Chancellor Rishi Sunak could be set to raise corporation tax to help repay the government’s debt.
The news comes as a shock to worried businesses who fear that they will be the first to feel the pinch of the UK’s economic rebuild plans.
Why Increase Corporation Tax?
The move to increase corporation tax aims to bring the UK in line with the global average tax rate for businesses.
The corporation tax increase would be from 19% up to 24% and would raise £12 billion in its first year, and then up to £17 billion by 2023-24.
Rishi Sunak will be quick to explain that whilst the changes seem negative, the corporation tax rate would still be lower than other high profile European countries such as France & Spain.
It’s a move that removes a ‘global benefit’ but is still ‘way better what they have over there’.
This is why it’s considered a favourable option behind the scenes.
The Big Picture
This tax squeeze would be part of a bigger £30 billion picture that has businesses, pensions and foreign aid in its sights.
It’s estimated that a whopping £391 billion was pumped into supporting businesses and workers during the economic chaos of COVID.
This corporation tax increase would be part of the efforts to help balance the support offered out during the pandemic.
Halting Our Progress
This news has obviously riled up business leaders across the country.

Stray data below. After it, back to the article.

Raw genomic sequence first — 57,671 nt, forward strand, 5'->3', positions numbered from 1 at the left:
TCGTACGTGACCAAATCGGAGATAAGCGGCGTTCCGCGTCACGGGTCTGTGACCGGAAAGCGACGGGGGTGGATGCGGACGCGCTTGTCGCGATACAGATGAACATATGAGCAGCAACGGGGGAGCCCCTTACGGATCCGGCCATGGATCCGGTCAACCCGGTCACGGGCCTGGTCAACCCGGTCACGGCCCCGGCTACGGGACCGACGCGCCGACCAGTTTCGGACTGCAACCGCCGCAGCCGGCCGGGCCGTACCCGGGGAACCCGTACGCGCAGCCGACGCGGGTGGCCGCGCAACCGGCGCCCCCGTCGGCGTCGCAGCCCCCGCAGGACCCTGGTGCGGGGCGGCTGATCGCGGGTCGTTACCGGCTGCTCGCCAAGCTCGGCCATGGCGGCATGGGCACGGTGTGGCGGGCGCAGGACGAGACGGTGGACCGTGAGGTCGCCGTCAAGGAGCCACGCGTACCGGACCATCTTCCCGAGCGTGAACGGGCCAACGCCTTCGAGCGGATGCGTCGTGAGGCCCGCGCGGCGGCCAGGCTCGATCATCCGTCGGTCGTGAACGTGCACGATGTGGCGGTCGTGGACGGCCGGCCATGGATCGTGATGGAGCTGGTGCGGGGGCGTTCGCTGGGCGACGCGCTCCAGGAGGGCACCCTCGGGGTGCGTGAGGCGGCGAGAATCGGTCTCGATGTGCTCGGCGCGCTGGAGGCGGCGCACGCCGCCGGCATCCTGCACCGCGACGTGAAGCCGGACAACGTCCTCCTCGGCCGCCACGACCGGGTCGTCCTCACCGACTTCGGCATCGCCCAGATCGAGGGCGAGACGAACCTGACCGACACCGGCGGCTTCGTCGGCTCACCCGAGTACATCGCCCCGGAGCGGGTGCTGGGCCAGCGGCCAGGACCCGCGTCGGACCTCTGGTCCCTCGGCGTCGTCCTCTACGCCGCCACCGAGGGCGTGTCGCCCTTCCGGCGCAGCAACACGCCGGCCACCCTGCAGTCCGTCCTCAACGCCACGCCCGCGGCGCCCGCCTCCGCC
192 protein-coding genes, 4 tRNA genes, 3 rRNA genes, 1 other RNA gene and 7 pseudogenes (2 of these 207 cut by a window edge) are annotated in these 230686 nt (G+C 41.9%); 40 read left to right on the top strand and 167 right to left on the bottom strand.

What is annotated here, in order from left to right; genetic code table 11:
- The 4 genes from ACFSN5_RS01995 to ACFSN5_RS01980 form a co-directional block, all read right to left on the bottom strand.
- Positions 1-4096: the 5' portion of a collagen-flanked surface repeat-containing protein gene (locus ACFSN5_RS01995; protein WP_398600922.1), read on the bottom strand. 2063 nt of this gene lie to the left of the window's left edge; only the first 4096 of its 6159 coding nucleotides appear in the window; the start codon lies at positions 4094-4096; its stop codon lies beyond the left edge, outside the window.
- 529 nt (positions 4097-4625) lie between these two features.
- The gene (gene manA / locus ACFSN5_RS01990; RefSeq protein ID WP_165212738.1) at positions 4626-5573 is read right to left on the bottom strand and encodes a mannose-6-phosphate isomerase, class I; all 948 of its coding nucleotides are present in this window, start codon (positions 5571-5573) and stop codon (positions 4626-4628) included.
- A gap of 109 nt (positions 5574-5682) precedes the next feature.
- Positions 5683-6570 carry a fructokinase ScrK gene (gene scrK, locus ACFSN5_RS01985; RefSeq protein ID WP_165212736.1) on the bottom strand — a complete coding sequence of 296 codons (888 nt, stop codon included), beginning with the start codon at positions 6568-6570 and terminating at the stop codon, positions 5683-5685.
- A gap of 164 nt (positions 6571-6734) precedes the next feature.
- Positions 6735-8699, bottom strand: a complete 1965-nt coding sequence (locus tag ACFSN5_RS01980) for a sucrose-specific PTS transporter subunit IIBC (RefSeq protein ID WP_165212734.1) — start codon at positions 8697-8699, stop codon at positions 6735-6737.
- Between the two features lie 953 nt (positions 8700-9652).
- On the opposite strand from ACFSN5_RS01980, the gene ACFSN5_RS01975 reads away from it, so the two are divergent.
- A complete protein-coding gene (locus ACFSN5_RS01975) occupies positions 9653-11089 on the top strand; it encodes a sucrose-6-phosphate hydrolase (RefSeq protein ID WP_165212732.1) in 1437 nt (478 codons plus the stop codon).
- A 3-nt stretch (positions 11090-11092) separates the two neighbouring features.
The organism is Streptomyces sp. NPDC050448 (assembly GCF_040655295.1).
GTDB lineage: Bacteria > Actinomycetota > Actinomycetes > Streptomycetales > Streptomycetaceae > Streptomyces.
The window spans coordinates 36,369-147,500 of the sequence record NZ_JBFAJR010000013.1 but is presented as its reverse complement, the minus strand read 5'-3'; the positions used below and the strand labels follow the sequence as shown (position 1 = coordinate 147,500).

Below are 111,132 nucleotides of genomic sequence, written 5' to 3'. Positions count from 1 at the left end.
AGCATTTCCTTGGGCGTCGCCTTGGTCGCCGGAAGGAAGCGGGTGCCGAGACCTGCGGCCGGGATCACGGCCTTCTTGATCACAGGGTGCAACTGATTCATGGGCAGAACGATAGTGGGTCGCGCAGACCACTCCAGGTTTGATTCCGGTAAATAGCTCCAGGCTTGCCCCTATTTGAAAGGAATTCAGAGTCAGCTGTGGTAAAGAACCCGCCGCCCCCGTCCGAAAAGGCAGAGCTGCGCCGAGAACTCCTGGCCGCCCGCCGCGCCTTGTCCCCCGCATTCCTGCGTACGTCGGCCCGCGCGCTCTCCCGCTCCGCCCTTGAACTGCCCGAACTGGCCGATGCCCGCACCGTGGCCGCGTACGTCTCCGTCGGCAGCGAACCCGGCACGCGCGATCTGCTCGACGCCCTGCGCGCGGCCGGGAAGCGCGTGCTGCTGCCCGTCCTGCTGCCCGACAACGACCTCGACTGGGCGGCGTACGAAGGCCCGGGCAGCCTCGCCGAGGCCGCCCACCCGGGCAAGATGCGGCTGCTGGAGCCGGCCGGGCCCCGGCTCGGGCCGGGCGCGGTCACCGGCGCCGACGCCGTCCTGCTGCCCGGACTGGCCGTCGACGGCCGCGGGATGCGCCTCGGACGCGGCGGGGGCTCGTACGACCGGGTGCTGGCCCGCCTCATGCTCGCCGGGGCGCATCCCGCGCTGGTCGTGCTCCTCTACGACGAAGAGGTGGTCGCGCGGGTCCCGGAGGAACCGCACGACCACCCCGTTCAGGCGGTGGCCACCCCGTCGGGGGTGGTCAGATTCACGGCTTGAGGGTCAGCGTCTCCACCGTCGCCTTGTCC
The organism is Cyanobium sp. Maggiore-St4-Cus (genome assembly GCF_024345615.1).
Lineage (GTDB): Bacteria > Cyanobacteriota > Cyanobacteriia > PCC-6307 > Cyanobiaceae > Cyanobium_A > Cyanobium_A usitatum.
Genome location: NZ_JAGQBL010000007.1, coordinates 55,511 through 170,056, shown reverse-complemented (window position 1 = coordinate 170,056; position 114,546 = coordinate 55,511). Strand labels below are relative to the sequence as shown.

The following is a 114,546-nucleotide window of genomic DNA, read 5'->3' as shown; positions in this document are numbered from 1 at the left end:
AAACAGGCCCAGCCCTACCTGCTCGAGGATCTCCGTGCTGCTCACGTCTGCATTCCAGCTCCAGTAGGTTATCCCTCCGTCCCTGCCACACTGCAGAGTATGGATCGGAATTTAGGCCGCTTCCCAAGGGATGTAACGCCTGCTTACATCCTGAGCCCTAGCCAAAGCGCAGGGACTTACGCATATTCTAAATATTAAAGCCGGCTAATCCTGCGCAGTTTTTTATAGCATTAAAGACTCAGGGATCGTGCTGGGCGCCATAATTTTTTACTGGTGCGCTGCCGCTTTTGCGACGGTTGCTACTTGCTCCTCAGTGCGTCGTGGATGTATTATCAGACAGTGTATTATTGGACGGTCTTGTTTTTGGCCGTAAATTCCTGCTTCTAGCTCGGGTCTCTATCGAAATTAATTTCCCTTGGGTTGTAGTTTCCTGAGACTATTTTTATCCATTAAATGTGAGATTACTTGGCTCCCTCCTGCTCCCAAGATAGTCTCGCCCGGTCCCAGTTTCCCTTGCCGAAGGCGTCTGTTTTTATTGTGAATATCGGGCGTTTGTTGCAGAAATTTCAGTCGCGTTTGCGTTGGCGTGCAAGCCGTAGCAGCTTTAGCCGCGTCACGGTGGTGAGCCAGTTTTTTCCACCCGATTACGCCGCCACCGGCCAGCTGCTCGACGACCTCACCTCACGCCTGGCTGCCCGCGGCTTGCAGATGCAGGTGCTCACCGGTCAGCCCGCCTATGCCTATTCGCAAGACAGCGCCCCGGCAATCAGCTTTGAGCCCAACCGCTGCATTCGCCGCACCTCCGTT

With many companies facing debt and big restructuring plans, it’s safe to say that they feel like their progress is being halted.
Adding a corporation tax increase to the mix of uncertainty, they argue that it could significantly damage the economy further, for months to come.
Mike Cherry, the national chairman of the Federation of Small Businesses, said this:
“Given we’re in a recession, the last thing policymakers should be doing is hiking taxes on those who need to invest, create jobs and generate growth over the crucial months ahead.”
Further Tax Increases Expected
There are also rumours that the Treasury are seeking to increase the tax rate for company directors who pay themselves in dividends.
This figure is currently at 7.5%, compared to the basic income tax rate of 20%, but it’s expected to be significantly increased.
This would see sole traders who missed out on financial support from the government during COVID, be dealt a second blow.
Of course, none of these changes are official – and the Treasury are still in the process of deciding which steps to take next.
However, it’s worth bearing in mind that the policies that get leaked into the general public, are often the ones that are gaining the most support behind closed doors.
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